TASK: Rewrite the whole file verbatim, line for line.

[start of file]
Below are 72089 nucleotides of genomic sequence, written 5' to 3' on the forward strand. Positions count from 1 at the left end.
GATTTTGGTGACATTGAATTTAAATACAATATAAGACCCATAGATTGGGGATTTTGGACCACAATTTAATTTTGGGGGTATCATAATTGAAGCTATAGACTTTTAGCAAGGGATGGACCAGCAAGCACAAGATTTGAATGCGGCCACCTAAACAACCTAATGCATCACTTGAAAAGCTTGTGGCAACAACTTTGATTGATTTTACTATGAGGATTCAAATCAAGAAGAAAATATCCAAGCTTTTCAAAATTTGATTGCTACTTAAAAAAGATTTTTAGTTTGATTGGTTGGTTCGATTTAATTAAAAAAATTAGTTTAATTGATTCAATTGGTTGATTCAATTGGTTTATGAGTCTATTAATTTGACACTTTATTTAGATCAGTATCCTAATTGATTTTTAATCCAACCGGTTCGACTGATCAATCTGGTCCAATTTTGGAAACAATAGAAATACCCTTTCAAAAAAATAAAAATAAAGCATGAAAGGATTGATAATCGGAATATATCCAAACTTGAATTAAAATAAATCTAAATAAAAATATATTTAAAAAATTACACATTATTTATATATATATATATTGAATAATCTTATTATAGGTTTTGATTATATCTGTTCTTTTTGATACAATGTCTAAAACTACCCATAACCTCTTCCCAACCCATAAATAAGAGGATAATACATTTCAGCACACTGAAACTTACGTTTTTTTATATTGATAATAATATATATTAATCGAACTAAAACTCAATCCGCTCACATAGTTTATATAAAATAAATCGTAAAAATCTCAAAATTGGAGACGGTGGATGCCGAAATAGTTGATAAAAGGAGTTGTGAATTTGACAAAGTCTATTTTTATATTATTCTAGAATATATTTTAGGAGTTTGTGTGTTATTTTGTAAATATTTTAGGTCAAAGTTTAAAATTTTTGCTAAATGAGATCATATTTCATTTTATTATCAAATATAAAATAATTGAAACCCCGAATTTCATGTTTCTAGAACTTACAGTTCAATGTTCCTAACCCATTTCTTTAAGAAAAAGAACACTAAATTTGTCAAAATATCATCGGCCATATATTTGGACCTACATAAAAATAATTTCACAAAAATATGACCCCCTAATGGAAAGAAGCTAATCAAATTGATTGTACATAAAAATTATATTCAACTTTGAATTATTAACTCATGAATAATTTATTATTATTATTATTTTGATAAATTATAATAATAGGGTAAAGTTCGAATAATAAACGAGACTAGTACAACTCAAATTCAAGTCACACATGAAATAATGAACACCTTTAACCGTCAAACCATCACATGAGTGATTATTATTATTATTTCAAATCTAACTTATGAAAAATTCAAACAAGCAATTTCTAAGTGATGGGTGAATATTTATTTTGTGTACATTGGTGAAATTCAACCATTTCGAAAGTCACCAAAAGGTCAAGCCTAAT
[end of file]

Below are 72089 nucleotides of genomic sequence, written 5' to 3' on the forward strand. Positions count from 1 at the left end.
GATTTTGGTGACATTGAATTTAAATACAATATAAGACCCATAGATTGGGGATTTTGGACCACAATTTAATTTTGGGGGTATCATAATTGAAGCTATAGACTTTTAGCAAGGGATGGACCAGCAAGCACAAGATTTGAATGCGGCCACCTAAACAACCTAATGCATCACTTGAAAAGCTTGTGGCAACAACTTTGATTGATTTTACTATGAGGATTCAAATCAAGAAGAAAATATCCAAGCTTTTCAAAATTTGATTGCTACTTAAAAAAGATTTTTAGTTTGATTGGTTGGTTCGATTTAATTAAAAAAATTAGTTTAATTGATTCAATTGGTTGATTCAATTGGTTTATGAGTCTATTAATTTGACACTTTATTTAGATCAGTATCCTAATTGATTTTTAATCCAACCGGTTCGACTGATCAATCTGGTCCAATTTTGGAAACAATAGAAATACCCTTTCAAAAAAATAAAAATAAAGCATGAAAGGATTGATAATCGGAATATATCCAAACTTGAATTAAAATAAATCTAAATAAAAATATATTTAAAAAATTACACATTATTTATATATATATATATTGAATAATCTTATTATAGGTTTTGATTATATCTGTTCTTTTTGATACAATGTCTAAAACTACCCATAACCTCTTCCCAACCCATAAATAAGAGGATAATACATTTCAGCACACTGAAACTTACGTTTTTTTATATTGATAATAATATATATTAATCGAACTAAAACTCAATCCGCTCACATAGTTTATATAAAATAAATCGTAAAAATCTCAAAATTGGAGACGGTGGATGCCGAAATAGTTGATAAAAGGAGTTGTGAATTTGACAAAGTCTATTTTTATATTATTCTAGAATATATTTTAGGAGTTTGTGTGTTATTTTGTAAATATTTTAGGTCAAAGTTTAAAATTTTTGCTAAATGAGATCATATTTCATTTTATTATCAAATATAAAATAATTGAAACCCCGAATTTCATGTTTCTAGAACTTACAGTTCAATGTTCCTAACCCATTTCTTTAAGAAAAAGAACACTAAATTTGTCAAAATATCATCGGCCATATATTTGGACCTACATAAAAATAATTTCACAAAAATATGACCCCCTAATGGAAAGAAGCTAATCAAATTGATTGTACATAAAAATTATATTCAACTTTGAATTATTAACTCATGAATAATTTATTATTATTATTATTTTGATAAATTATAATAATAGGGTAAAGTTCGAATAATAAACGAGACTAGTACAACTCAAATTCAAGTCACACATGAAATAATGAACACCTTTAACCGTCAAACCATCACATGAGTGATTATTATTATTATTTCAAATCTAACTTATGAAAAATTCAAACAAGCAATTTCTAAGTGATGGGTGAATATTTATTTTGTGTACATTGGTGAAATTCAACCATTTCGAAAGTCACCAAAAGGTCAAGCCTAAT